Overlooking, far from the Mediterranean coast and less vulnerable to attacks by pirates and all kinds of enemies such as the coastal towns of Malta and those from the neighboring island of Gozo, Mdina remained the island's capital.
Until the Hospitaller Knights of the Order of St. John, trained in Jerusalem, conquered Malta from the Arabs. Even if it took refuge in Mdina during the Ottoman Siege, the Order preferred Birgu, one of the current Three Cities.
Neither this unexpected impudence, nor the Sicilian earthquake of 1693, which caused significant destruction in Mdina.
Or even the plans of one of the Order's favorite military engineers, the capomast Girolamo Cassar, to reduce it and make it a pure and hard fortress, convinced the nobles to leave.
The Ambitious Work Dictated by António Manuel de Vilhena
Fast forward to 1722. António Manuel de Vilhena arrived at the command of Malta. In a short time, he acquired an image of benevolence and respect for his subjects that they were not used to seeing in the Hospital Masters.
Vilhena dictated the complete recovery of Mdina and its fortification in keeping with the historic importance of the city and the forces that continued to covet Malta, some of them, on the island's gates.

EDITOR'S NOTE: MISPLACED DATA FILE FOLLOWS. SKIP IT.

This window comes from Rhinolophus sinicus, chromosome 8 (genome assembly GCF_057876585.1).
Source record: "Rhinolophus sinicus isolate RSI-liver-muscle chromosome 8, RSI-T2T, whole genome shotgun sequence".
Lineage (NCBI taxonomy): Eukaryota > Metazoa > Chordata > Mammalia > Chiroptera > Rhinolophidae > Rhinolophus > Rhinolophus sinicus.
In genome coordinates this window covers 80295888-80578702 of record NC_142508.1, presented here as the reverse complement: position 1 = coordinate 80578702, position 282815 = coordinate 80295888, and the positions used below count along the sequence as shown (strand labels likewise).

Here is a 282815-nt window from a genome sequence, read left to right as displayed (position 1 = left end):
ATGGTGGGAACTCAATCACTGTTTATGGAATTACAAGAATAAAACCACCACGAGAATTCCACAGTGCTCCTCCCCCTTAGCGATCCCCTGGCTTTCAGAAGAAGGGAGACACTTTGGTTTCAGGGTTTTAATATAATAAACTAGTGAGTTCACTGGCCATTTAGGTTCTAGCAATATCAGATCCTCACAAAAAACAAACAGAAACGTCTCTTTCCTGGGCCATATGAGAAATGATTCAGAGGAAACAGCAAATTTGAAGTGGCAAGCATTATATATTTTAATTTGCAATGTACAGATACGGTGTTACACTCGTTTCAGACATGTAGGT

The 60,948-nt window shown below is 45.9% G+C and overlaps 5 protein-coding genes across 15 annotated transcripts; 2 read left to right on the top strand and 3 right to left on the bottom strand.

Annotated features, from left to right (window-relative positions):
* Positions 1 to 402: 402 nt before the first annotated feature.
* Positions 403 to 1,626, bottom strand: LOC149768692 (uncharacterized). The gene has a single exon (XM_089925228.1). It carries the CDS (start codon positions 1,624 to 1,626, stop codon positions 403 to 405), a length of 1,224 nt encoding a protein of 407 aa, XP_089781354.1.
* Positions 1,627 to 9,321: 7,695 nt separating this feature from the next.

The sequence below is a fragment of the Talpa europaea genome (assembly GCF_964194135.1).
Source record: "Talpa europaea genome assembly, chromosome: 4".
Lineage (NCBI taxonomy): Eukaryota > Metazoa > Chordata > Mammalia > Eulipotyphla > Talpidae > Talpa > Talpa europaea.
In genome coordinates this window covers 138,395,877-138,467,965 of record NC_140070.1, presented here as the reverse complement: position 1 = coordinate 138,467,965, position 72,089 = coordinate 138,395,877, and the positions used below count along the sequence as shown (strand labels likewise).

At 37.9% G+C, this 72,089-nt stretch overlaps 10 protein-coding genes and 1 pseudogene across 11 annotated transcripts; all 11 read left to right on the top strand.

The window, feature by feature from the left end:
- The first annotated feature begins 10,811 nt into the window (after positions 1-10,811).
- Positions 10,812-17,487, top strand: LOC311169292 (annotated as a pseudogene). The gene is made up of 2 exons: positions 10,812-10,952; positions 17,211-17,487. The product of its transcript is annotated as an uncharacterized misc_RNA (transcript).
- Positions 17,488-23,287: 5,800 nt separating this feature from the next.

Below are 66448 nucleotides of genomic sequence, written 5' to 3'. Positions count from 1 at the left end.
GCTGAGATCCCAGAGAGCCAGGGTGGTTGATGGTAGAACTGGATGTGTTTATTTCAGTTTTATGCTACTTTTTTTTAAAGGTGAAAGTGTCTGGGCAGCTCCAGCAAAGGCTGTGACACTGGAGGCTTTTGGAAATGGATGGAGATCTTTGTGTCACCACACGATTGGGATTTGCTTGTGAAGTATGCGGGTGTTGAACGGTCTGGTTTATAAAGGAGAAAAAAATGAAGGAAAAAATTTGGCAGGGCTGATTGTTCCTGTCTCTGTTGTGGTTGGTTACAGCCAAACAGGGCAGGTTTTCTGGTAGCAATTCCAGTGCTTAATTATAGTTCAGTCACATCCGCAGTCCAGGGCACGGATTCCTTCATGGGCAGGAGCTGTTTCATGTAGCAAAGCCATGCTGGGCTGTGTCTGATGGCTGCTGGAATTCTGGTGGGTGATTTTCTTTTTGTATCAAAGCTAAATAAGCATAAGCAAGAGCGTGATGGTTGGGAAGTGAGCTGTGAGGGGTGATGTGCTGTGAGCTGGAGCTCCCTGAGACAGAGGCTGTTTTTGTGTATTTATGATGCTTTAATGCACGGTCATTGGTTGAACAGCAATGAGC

In addition to the gate that we have already covered, Vilhena ordered several public buildings: the Municipal Palace and the Corte Capitanale which, in our days, is used as a town hall.
The nobles left to stay.
Years later, among other social and, above all, military upheavals, the French and the British disputed Malta over the coast of Birgu, Valletta and other villages on the east coast of the island.
Also on that occasion, the privileged nobility class resisted moving from its walled backwater. It was this kind of self-retreat and the subsequent absence of vehicles that gave rise to the epithet City of Silence.
Shipwreck of the Apostle Paul and the Early Christianity of Malta
As we walked along it, as a result of the abundance of foreign tourists, the silence remained partial, more complete in the catacombs of São Paulo, part of an underground system of almost 4km that includes other galleries.